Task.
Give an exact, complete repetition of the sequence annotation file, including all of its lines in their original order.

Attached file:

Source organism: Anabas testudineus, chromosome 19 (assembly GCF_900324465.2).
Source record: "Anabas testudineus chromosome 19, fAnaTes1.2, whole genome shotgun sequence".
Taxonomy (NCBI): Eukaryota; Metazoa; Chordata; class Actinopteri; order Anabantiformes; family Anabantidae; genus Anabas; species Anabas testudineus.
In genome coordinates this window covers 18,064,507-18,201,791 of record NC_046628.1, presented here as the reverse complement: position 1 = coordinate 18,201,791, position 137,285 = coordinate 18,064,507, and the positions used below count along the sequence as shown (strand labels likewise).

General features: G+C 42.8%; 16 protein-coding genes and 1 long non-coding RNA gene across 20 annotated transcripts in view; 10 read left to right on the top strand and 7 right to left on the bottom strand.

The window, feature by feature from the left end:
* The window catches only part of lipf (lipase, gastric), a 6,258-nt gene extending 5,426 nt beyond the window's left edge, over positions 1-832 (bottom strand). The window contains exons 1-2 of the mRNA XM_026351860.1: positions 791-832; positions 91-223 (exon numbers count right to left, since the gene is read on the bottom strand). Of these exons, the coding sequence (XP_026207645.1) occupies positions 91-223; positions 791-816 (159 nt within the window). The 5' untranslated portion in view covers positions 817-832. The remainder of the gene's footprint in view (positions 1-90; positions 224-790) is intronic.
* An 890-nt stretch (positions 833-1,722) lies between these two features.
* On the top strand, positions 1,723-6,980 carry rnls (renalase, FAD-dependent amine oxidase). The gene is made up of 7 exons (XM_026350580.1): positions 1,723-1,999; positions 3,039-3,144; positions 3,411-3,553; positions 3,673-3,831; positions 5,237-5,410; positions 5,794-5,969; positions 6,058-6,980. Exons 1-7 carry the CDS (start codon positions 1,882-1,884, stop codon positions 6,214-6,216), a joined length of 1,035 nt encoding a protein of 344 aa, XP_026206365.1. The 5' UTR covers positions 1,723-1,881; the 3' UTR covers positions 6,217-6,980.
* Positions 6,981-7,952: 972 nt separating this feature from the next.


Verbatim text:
Source organism: Anabas testudineus, chromosome 19 (assembly GCF_900324465.2).
Source record: "Anabas testudineus chromosome 19, fAnaTes1.2, whole genome shotgun sequence".
Taxonomy (NCBI): Eukaryota; Metazoa; Chordata; class Actinopteri; order Anabantiformes; family Anabantidae; genus Anabas; species Anabas testudineus.
In genome coordinates this window covers 18,064,507-18,201,791 of record NC_046628.1, presented here as the reverse complement: position 1 = coordinate 18,201,791, position 137,285 = coordinate 18,064,507, and the positions used below count along the sequence as shown (strand labels likewise).

General features: G+C 42.8%; 16 protein-coding genes and 1 long non-coding RNA gene across 20 annotated transcripts in view; 10 read left to right on the top strand and 7 right to left on the bottom strand.

The window, feature by feature from the left end:
* The window catches only part of lipf (lipase, gastric), a 6,258-nt gene extending 5,426 nt beyond the window's left edge, over positions 1-832 (bottom strand). The window contains exons 1-2 of the mRNA XM_026351860.1: positions 791-832; positions 91-223 (exon numbers count right to left, since the gene is read on the bottom strand). Of these exons, the coding sequence (XP_026207645.1) occupies positions 91-223; positions 791-816 (159 nt within the window). The 5' untranslated portion in view covers positions 817-832. The remainder of the gene's footprint in view (positions 1-90; positions 224-790) is intronic.
* An 890-nt stretch (positions 833-1,722) lies between these two features.
* On the top strand, positions 1,723-6,980 carry rnls (renalase, FAD-dependent amine oxidase). The gene is made up of 7 exons (XM_026350580.1): positions 1,723-1,999; positions 3,039-3,144; positions 3,411-3,553; positions 3,673-3,831; positions 5,237-5,410; positions 5,794-5,969; positions 6,058-6,980. Exons 1-7 carry the CDS (start codon positions 1,882-1,884, stop codon positions 6,214-6,216), a joined length of 1,035 nt encoding a protein of 344 aa, XP_026206365.1. The 5' UTR covers positions 1,723-1,881; the 3' UTR covers positions 6,217-6,980.
* Positions 6,981-7,952: 972 nt separating this feature from the next.